Multiple failures led to a deadly ambush of U.S. military personnel in Niger in October, but none directly caused the enemy ambush that killed four Americans and sent others fighting and running for their lives, top military leaders said Thursday.
"The direct cause of the enemy attack in Tongo Tongo is that the enemy achieved tactical surprise there and our forces were outnumbered approximately three-to-one," U.S. Army Maj. Gen. Roger Cloutier Jr. told reporters during a Pentagon news conference.
Cloutier described a chaotic firefight, as 46 U.S. and Nigerien forces battled more than 100 enemy fighters for more than an hour.
After months of silence during the investigation, U.S. Marine Corps Gen. Thomas Waldhauser, head of U.S. Africa Command, laid out the findings and took responsibility for what happened. He said the report, which has not yet been made public in full, singles out three individuals whose actions could be faulted.
The summary lays out a confusing chain of events that unfolded Oct. 3-4, ending in the ambush, and points to "individual, organizational, and institutional failures and deficiencies that contributed to the tragic events."
U.S. forces reportedly didn't have time to train together before they deployed and did not do preparatory battle drills with their Nigerien partners. The report said lax communication and poor attention to details led to a "general lack of situational awareness and command oversight at every echelon."
According to the report, the Army Special Forces team left Camp Ouallam on Oct. 3 to go after Doundou Chefou, a leader of the Islamic State group who was suspected of involvement in the kidnapping of an American aid worker. But the team leader and his immediate supervisor submitted a different mission to their higher command, saying they were going out to meet tribal leaders.
Waldhauser called the mischaracterization of the mission unacceptable, but Cloutier rejected suggestions the team leaders lied. It's not clear if those two are among the three service members he said could face discipline.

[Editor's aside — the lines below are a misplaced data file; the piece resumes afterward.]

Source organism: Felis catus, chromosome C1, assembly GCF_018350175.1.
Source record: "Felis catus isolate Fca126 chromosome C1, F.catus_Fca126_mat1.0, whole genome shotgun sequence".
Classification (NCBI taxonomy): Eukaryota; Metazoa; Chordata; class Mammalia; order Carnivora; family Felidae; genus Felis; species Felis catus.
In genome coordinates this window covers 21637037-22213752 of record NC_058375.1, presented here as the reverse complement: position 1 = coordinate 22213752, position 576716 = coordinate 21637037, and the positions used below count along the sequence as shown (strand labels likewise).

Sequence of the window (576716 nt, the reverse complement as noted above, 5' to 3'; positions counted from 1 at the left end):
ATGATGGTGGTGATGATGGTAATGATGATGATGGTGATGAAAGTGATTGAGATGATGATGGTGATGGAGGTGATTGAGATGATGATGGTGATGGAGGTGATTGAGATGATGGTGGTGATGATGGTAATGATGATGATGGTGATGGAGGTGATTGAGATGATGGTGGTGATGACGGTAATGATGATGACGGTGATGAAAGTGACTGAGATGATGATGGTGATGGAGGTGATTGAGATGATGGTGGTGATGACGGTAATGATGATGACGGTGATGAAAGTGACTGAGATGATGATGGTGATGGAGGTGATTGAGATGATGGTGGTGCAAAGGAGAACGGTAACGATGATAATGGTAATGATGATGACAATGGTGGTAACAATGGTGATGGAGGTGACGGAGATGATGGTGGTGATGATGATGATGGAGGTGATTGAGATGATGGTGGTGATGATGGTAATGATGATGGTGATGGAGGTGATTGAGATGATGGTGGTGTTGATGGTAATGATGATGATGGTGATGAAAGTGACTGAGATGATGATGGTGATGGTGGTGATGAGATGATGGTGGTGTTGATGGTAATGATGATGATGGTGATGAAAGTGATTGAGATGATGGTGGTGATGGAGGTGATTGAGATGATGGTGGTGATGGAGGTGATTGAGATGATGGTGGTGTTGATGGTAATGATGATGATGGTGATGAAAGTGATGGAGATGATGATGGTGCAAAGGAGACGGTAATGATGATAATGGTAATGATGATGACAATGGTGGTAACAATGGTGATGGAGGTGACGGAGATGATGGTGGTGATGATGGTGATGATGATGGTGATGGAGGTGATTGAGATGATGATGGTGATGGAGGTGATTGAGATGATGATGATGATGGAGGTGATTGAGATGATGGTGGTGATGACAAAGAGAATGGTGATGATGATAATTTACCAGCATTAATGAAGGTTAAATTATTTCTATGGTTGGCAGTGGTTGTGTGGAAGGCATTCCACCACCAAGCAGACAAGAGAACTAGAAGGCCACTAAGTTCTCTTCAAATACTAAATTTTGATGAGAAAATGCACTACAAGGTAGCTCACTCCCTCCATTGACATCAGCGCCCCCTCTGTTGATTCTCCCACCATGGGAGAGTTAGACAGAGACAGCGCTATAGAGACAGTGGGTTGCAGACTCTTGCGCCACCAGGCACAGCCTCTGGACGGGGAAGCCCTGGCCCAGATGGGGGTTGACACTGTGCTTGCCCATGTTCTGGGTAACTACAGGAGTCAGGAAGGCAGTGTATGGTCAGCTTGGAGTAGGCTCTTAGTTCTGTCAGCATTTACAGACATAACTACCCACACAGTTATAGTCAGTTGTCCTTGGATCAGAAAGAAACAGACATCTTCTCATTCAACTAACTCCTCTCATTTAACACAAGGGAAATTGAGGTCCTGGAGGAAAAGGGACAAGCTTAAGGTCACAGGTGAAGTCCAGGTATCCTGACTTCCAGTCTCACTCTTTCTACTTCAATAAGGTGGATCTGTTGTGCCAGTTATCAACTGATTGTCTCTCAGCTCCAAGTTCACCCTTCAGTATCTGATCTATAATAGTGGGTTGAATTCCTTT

"It wasn't a deliberate intent to deceive. It was a lack of attention to detail."
"It wasn't a deliberate intent to deceive," Cloutier said. "It was lack of attention to detail."
When the Ouallam team got to the location the insurgent wasn't there.
Senior commanders, unaware of the team's earlier actions, then ordered the troops to serve as backup for a second team's raid, also targeting Chefou. That mission was aborted when weather grounded the second team. The Ouallam team members were then ordered to another location to collect intelligence also linked to Chefou, which they did without problems. On their way back to their home base they stopped at the village of Tongo Tongo to get water.
Soon after leaving Tongo Tongo, about 120 miles north of Niger's capital, they were ambushed by Islamic State-linked militants.
Cloutier said it appears insurgents attempted to take away the bodies of three of the killed American troops but fled when French fighter jets buzzed the area.
"The whole thing was a screwed-up mess."
"The whole thing was a screwed-up mess," said Arnold Wright, father of Army Staff Sgt. Dustin Wright of Lyons, Ga., who was killed in the attack.
Also killed were Staff Sgt. Bryan C. Black, of Puyallup, Wash.; Staff Sgt. Jeremiah W. Johnson, of Springboro, Ohio; and Sgt. La David T. Johnson, of Miami Gardens, Fla.
The Associated Press contributed to this report.